Creative Bot Bulletin #3

By Yorick van Pelt


Nice to meet you! Long time reader, first time writer. I’m excited to tell you about everything that happened since the last newsletter, since progress in the generative AI world seems to be faster than ever. Enjoy!


In this section: Anthropic’s training approach, steering GPT-2, AI mind reading, Lakera’s Gandalf game

Leaked google memo : We Have No Moat, And Neither Does OpenAI by Googler Luke Sernau.

One of the clearest illustrations of the rapid pace of advancement is this leaked memo, describing the rapid progress in the world of open-source LLM’s and Google’s internal response to it. The timeline is very helpful in understanding what happened up to April 15th.

The most interesting quote, to me: “Responsible Release: This one isn’t “solved” so much as “obviated”.” I think this summarizes the state of AI safety quite well: Google was holding back the release of their language model in order to focus on alignment and safety, but Meta’s entirely unaligned LLaMa model, with similar capabilities, leaked to the general public in the meantime. Anyone can use this model to achieve the use cases Google was hoping to avoid.

In the month since this memo was written, quite a bit happened:

  • Google opened Bard to the general public. I had fun talking to it, you should definitely try it out (use a VPN if you are not in a supported country).
  • The new company Together came out with the RedPajama dataset and models, which can be fully replicated at home (or, well, the cloud) and can be used in commercial settings.
  • AI company MosaicML released the open-source MPT-7B. With the base model, they claim to match the quality of Meta’s LLaMA-7B model, the best open-source model in that size so far.

Stay tuned for our upcoming blog post about the current state of open-source LLMs!

Creative AI and generative AI

In this section: Anthropic’s training approach, steering GPT-2, AI mind reading, Lakera’s Gandalf game

Anthropic: Claude’s Consitution. Currently, training language models to listen to instructions uses reinforcement learning with human feedback (RLHF) which requires a lot of input from humans. Maybe we can do better by having the AI evaluate itself while it’s training. Psychiatrist Scott Alexander has a great summary, comparing it to Cognitive Behavioral Therapy and self-reflection in humans.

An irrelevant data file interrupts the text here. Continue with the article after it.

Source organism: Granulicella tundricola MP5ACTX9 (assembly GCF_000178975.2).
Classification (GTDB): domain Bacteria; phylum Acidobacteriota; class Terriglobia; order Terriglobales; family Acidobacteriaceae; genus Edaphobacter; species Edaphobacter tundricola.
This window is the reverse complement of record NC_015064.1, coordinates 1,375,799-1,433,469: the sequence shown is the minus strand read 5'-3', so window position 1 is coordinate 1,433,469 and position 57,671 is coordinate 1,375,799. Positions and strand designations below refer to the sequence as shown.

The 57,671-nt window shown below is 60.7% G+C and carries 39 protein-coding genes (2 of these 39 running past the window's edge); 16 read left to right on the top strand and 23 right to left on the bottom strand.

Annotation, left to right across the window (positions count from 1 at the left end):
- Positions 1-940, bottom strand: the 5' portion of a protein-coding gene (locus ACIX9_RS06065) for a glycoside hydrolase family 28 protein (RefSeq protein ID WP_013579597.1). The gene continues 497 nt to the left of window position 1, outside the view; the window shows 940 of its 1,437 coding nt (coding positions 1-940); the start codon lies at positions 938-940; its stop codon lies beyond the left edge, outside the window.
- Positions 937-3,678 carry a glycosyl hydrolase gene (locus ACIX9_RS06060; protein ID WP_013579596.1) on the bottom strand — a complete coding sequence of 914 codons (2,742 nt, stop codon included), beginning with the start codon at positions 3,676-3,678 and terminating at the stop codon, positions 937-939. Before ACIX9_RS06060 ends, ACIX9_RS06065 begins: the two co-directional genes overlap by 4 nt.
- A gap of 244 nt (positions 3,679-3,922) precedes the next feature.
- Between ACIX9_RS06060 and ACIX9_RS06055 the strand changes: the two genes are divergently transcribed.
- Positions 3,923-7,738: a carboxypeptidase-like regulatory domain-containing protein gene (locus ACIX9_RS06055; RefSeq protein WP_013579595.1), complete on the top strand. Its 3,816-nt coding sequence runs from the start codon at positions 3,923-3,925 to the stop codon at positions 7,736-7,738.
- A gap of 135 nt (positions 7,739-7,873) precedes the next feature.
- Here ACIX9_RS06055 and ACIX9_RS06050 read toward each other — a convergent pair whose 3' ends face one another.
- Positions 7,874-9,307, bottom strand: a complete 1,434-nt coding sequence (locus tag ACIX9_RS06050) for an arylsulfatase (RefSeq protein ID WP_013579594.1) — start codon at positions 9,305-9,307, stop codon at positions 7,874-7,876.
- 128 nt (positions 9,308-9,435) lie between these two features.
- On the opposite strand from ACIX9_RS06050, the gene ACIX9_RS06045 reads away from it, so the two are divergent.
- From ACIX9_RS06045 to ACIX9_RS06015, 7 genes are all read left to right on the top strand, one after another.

Steering GPT-2-XL by adding an activation vector, research from Berkeley’s Center for Human-Compatible Artificial Intelligence, which tries to steer GPT-2 output by modifying the activation in it’s hidden layers. This produces fascinating results, and shows us additional ways to steer models to do the things we want.

AI mind reading

For quite a number of years, researchers have been trying to extract thoughts from human brains non-intrusively using fMRI and some data processing. A recent project from the University of Texas has used the recent advances in transformers to train a better decoder, which can read the thoughts of volunteers inside an fMRI machine (with their conscious cooperation), after they spent 16 hours training on specific people.

Some other researchers have focused on extracting images instead of thoughts, and recent efforts have started to include Stable Diffusion to make the data more appealing. I’m not personally a fan, since this makes the research seem much more impressive than it is, while the actual extracted data is highly susceptible to overfitting.

Gandalf 🧙

One of my favorite links from the past month is Lakera’s Gandalf game. Try to extract the password from an LLM with increasingly difficult safety mechanisms. There’s a new bonus level 8.

I’m quite jealous of the data Lakera must be gathering from this for their Lakera Guard product. Creating this game is a brilliant idea: fun to play for us, and useful for them.

Video Games

The Talos Principle is one of my favorite video games, a first-person puzzle game from 2014, with a philosophical narrative. I first played this a couple of years ago, but it’s as relevant as ever. The player is a robot, tasked with solving a variety of reasoning puzzles. The puzzles stay interesting and challenging, and the narrative is engaging from start to finish.

Datakami news

Media appearances

We contributed to a recent web video for the Dutch national news agency NOS: “how you train AI (For free)”. The video explains a crucial but often hidden aspect of Artificial Intelligence, namely the process of collecting data for training (and correcting) AI systems like ChatGPT. The video explains the behind-the-scenes work that is done by countless of human contributors: our unpaid contributions like filling in captchas, and efforts by underpaid clickworkers on crowdsource platforms.

We also joined editors of two children's TV shows to help brainstorm ideas for their episodes: De Dikke Data Show (VPRO) and Klaas Kan Alles (KRO-NCRV).

Thank you for reading! If you enjoyed this newsletter, consider forwarding it to a friend. Follow us on LinkedIn for more frequent updates.

This newsletter has been created using AI Influence level 1: Human Created, Minor AI Assistance.

More like this

Subscribe to our newsletter "Creative Bot Bulletin" to receive more of our writing in your inbox. We only write articles that we would like to read ourselves.